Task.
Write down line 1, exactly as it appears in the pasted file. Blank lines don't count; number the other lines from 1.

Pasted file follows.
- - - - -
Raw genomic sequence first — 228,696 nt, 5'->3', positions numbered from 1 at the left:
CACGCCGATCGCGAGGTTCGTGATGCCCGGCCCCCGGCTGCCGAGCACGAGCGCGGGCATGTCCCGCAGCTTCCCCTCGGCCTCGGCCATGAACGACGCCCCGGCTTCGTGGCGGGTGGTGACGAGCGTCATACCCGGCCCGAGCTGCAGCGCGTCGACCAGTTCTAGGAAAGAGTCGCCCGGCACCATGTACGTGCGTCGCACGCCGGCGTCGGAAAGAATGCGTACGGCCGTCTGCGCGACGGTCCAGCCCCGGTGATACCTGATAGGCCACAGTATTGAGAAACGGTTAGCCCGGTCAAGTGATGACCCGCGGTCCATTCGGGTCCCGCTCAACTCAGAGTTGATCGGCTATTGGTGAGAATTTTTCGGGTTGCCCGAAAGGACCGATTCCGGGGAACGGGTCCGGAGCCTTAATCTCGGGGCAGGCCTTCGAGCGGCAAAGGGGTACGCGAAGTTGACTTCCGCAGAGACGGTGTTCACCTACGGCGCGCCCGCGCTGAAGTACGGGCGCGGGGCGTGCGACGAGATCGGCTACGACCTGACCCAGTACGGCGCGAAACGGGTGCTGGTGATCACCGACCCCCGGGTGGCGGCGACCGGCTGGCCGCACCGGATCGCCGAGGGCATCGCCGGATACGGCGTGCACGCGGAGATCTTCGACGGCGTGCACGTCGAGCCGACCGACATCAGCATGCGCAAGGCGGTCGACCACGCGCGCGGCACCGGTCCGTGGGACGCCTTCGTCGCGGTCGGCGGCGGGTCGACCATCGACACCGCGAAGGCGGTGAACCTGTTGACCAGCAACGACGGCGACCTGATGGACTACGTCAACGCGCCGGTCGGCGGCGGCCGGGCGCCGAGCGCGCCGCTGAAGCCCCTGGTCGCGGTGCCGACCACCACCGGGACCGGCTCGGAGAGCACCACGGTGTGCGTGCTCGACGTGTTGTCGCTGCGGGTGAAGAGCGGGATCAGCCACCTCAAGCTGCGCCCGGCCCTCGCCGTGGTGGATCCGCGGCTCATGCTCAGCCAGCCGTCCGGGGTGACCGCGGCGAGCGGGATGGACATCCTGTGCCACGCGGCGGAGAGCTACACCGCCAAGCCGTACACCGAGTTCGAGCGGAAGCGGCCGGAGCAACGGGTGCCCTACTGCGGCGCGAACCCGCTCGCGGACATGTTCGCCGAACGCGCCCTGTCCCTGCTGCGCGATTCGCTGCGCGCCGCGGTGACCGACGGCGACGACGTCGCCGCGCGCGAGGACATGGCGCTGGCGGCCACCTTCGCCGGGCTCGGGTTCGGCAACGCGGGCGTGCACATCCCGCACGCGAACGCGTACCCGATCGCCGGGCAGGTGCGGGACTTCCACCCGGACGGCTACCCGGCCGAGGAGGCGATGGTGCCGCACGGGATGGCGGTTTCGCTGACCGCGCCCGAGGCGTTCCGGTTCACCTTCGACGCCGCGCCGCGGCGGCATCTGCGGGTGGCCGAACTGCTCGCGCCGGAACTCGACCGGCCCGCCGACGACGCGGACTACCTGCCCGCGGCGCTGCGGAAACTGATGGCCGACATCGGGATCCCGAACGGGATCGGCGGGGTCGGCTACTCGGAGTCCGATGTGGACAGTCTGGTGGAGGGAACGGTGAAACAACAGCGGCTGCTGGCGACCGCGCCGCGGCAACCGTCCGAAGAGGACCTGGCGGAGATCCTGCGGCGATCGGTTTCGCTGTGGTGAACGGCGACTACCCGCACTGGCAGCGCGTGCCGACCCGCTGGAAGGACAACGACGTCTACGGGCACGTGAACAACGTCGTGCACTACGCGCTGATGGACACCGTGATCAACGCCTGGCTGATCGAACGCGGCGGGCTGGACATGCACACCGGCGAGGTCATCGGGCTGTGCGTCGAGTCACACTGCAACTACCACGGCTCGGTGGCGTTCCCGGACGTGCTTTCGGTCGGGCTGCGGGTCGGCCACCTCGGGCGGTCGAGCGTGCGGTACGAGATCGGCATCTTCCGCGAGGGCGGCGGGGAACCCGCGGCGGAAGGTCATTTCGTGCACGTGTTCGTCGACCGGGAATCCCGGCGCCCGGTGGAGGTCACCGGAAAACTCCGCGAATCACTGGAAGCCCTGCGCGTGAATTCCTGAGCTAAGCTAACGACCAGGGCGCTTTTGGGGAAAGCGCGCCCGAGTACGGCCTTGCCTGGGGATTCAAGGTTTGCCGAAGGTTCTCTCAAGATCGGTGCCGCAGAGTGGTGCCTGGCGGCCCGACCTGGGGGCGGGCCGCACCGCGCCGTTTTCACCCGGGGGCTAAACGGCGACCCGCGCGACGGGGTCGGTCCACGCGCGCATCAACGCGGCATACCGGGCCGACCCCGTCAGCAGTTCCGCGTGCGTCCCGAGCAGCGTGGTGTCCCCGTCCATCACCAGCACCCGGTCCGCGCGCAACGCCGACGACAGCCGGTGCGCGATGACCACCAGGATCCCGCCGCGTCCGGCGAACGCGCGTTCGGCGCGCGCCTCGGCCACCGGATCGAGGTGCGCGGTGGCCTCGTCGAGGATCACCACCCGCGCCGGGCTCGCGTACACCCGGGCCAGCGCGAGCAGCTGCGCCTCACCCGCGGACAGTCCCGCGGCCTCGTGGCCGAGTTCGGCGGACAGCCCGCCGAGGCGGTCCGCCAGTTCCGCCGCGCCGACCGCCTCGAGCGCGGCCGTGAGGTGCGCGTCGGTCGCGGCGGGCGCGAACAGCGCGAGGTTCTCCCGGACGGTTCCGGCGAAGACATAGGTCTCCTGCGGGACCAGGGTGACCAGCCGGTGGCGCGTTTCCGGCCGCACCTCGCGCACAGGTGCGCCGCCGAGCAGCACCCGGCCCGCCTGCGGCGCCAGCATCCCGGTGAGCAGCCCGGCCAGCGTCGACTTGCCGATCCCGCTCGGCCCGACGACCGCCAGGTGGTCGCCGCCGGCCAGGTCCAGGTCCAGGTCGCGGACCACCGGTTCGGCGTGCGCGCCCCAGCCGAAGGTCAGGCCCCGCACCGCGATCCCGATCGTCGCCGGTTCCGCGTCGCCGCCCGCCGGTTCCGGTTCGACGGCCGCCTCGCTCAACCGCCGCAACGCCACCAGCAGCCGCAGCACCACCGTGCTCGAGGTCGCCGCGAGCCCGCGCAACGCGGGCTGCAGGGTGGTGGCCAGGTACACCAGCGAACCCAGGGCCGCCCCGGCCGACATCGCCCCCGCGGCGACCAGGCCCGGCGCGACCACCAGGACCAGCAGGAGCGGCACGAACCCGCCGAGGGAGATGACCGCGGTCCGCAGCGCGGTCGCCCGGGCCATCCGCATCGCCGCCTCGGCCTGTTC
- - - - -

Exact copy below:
Raw genomic sequence first — 228,696 nt, 5'->3', positions numbered from 1 at the left: